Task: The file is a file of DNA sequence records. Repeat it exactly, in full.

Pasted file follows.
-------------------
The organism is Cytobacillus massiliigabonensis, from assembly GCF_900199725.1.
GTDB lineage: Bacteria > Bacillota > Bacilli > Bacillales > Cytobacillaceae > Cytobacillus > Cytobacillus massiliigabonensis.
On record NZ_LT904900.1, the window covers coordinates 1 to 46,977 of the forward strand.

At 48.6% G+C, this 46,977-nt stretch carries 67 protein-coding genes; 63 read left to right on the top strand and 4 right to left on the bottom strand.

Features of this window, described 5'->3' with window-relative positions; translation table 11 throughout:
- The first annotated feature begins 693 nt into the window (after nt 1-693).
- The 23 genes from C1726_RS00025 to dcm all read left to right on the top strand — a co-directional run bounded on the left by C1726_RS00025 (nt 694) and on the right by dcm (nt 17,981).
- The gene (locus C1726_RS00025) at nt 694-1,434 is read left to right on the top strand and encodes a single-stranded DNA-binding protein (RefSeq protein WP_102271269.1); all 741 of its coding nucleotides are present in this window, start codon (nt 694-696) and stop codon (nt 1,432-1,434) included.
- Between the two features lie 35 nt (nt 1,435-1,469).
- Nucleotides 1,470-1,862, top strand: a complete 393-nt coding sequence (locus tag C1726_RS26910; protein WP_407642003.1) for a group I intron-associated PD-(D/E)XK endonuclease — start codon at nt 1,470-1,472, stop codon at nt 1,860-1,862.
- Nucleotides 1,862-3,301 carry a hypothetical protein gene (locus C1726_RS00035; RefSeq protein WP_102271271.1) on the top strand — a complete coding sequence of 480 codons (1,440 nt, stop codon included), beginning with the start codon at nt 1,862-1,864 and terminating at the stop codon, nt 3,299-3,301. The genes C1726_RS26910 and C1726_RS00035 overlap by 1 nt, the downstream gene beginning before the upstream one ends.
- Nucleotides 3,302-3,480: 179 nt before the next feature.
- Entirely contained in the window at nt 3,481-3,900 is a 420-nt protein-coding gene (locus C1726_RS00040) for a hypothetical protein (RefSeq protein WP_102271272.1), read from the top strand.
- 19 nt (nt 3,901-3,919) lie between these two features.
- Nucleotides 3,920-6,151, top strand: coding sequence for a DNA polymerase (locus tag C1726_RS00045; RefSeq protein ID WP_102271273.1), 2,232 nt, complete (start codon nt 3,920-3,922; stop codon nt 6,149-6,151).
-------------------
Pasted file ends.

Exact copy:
The organism is Cytobacillus massiliigabonensis, from assembly GCF_900199725.1.
GTDB lineage: Bacteria > Bacillota > Bacilli > Bacillales > Cytobacillaceae > Cytobacillus > Cytobacillus massiliigabonensis.
On record NZ_LT904900.1, the window covers coordinates 1 to 46,977 of the forward strand.

At 48.6% G+C, this 46,977-nt stretch carries 67 protein-coding genes; 63 read left to right on the top strand and 4 right to left on the bottom strand.

Features of this window, described 5'->3' with window-relative positions; translation table 11 throughout:
- The first annotated feature begins 693 nt into the window (after nt 1-693).
- The 23 genes from C1726_RS00025 to dcm all read left to right on the top strand — a co-directional run bounded on the left by C1726_RS00025 (nt 694) and on the right by dcm (nt 17,981).
- The gene (locus C1726_RS00025) at nt 694-1,434 is read left to right on the top strand and encodes a single-stranded DNA-binding protein (RefSeq protein WP_102271269.1); all 741 of its coding nucleotides are present in this window, start codon (nt 694-696) and stop codon (nt 1,432-1,434) included.
- Between the two features lie 35 nt (nt 1,435-1,469).
- Nucleotides 1,470-1,862, top strand: a complete 393-nt coding sequence (locus tag C1726_RS26910; protein WP_407642003.1) for a group I intron-associated PD-(D/E)XK endonuclease — start codon at nt 1,470-1,472, stop codon at nt 1,860-1,862.
- Nucleotides 1,862-3,301 carry a hypothetical protein gene (locus C1726_RS00035; RefSeq protein WP_102271271.1) on the top strand — a complete coding sequence of 480 codons (1,440 nt, stop codon included), beginning with the start codon at nt 1,862-1,864 and terminating at the stop codon, nt 3,299-3,301. The genes C1726_RS26910 and C1726_RS00035 overlap by 1 nt, the downstream gene beginning before the upstream one ends.
- Nucleotides 3,302-3,480: 179 nt before the next feature.
- Entirely contained in the window at nt 3,481-3,900 is a 420-nt protein-coding gene (locus C1726_RS00040) for a hypothetical protein (RefSeq protein WP_102271272.1), read from the top strand.
- 19 nt (nt 3,901-3,919) lie between these two features.
- Nucleotides 3,920-6,151, top strand: coding sequence for a DNA polymerase (locus tag C1726_RS00045; RefSeq protein ID WP_102271273.1), 2,232 nt, complete (start codon nt 3,920-3,922; stop codon nt 6,149-6,151).